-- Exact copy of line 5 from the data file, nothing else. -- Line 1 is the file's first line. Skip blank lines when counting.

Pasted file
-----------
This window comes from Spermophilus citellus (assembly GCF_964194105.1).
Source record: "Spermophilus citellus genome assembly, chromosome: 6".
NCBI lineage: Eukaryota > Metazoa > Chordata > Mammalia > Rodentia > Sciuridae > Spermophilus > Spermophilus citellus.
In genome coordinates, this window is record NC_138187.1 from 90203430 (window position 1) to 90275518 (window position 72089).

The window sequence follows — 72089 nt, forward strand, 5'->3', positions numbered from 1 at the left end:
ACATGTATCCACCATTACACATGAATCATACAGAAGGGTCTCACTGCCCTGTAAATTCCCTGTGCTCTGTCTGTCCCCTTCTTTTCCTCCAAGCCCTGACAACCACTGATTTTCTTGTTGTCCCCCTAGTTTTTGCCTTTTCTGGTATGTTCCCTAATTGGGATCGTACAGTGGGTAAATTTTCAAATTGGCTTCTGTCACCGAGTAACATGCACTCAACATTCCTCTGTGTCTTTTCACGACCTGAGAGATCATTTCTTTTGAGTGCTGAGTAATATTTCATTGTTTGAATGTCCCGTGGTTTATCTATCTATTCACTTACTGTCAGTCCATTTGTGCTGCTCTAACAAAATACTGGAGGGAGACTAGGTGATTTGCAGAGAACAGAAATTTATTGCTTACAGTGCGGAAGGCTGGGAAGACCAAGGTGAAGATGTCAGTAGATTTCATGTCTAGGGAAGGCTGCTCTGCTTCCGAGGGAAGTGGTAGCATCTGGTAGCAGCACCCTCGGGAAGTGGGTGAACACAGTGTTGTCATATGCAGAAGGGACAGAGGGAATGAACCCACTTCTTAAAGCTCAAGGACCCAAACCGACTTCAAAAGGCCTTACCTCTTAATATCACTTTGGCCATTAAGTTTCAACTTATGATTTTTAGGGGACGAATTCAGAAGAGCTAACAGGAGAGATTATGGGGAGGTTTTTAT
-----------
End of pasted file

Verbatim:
The window sequence follows — 72089 nt, forward strand, 5'->3', positions numbered from 1 at the left end: